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Software Installation Via Group Policies (02/25/2001) 03:36p
by Michael Day
Group Policies contain many valuable features. In this article I am going to discuss how we can use them to install and maintain software remotely and in a Just In Time method.Group Policies contain many valuable features.& In this article I am going to discuss how we can use them to install and maintain software remotely and in a Just In Time method.
The first issue in Deploying software remotely whether it is through Group Policies, Microsoft SMS, or any other deployment program is creating the Install Package. This package contains the answers to all the questions that you would get if you were sitting in front of the computer. The nice part of the Installation Package you create for Group Policy Object (GPO) deployment is that they are not just limited to GPO. The packaging program (WinInstall LE) creates the package as a MSI or Microsoft Installer program. That style of program can be deployed via GPO, Microsoft SMS, or via "SneakerNet".
Creating the Initial Package is very easy to do as long as you follow these points.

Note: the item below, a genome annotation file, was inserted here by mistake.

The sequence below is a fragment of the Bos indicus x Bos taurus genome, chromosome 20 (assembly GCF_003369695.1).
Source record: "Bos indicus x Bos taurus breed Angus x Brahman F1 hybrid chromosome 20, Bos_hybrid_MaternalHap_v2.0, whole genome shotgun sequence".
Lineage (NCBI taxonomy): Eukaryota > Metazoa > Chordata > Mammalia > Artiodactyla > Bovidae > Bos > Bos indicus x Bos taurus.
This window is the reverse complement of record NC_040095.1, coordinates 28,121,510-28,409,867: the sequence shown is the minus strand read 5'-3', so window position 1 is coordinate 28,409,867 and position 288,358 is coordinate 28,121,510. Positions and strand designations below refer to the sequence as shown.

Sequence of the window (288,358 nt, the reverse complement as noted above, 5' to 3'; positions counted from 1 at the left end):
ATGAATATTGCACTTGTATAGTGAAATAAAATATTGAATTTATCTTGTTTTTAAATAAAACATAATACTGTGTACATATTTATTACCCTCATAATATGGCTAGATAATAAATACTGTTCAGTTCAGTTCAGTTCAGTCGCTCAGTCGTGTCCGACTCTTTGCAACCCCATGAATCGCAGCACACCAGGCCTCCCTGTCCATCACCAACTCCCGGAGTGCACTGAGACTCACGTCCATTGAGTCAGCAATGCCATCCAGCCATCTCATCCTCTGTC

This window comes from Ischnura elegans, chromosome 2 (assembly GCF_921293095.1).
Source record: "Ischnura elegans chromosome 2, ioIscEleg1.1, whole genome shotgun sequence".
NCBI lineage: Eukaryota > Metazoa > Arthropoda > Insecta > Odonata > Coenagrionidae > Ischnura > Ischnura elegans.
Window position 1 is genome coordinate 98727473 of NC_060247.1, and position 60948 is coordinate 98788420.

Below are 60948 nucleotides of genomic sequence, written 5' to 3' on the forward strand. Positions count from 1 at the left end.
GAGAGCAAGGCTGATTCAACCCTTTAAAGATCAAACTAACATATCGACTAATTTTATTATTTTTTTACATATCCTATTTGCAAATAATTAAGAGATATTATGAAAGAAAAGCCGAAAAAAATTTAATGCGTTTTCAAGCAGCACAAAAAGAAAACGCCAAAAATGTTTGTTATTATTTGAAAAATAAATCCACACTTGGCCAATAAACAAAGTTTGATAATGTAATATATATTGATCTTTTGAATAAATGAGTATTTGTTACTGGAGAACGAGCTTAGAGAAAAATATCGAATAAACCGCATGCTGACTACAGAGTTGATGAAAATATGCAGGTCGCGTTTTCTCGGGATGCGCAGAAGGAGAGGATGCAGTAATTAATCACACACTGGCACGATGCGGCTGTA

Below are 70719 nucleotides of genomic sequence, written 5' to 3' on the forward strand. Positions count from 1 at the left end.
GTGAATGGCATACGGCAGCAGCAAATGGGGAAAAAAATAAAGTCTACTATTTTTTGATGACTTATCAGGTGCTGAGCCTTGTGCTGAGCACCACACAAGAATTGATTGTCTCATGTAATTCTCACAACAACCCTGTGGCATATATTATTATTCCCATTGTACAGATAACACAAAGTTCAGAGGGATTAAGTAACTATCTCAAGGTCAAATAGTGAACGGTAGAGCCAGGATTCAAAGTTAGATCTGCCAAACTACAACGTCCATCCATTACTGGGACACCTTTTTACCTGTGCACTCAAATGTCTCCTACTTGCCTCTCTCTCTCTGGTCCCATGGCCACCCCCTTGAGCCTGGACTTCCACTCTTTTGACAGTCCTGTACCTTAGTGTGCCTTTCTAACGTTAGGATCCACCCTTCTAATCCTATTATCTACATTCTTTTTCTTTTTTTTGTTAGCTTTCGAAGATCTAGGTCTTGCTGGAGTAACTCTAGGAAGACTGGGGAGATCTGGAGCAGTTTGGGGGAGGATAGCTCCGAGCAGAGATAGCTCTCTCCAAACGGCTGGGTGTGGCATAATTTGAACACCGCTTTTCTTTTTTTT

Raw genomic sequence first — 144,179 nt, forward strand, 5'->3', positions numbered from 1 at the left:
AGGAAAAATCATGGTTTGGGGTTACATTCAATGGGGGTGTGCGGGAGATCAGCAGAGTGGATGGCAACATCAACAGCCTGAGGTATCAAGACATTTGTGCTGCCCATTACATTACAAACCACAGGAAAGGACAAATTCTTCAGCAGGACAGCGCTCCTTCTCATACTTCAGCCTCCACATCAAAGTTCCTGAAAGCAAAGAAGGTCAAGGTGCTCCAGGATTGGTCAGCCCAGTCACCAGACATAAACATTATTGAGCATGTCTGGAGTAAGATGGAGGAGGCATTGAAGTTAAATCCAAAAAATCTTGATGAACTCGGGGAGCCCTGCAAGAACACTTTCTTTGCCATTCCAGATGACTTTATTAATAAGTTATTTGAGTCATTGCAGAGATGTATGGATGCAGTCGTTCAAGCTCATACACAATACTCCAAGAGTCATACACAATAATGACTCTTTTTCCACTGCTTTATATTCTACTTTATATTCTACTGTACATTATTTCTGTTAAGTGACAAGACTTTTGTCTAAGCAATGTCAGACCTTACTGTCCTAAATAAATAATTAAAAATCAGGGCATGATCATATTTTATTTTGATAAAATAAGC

Create your package on a clean install of Windows 2000. Just install the OS and WinInstall LE (found in the valueadd\3rdparty\mgmt\winstle directory on the Windows 2000 Server CD).
One program per package. Do not try to create a package that will install every piece of software your company uses because that is just asking for trouble.
Once you have your clean machine setup run the WinInstall program (DISCOZ.EXE) and select create a new image.
Type the name of the application as you want it to appear up to 40 Characters.
Type the name and path of a Windows Installer package (without the .msi extension) to store information about the installation. The path should be on your file server.
- Enter a drive letter where WinInstall can store its temporary work files, preferably a local drive. You need a minimum of 250 megabytes of space available. WinInstall creates a temporary working directory, \DISCOVER.WRK, and will delete it after the process is completed.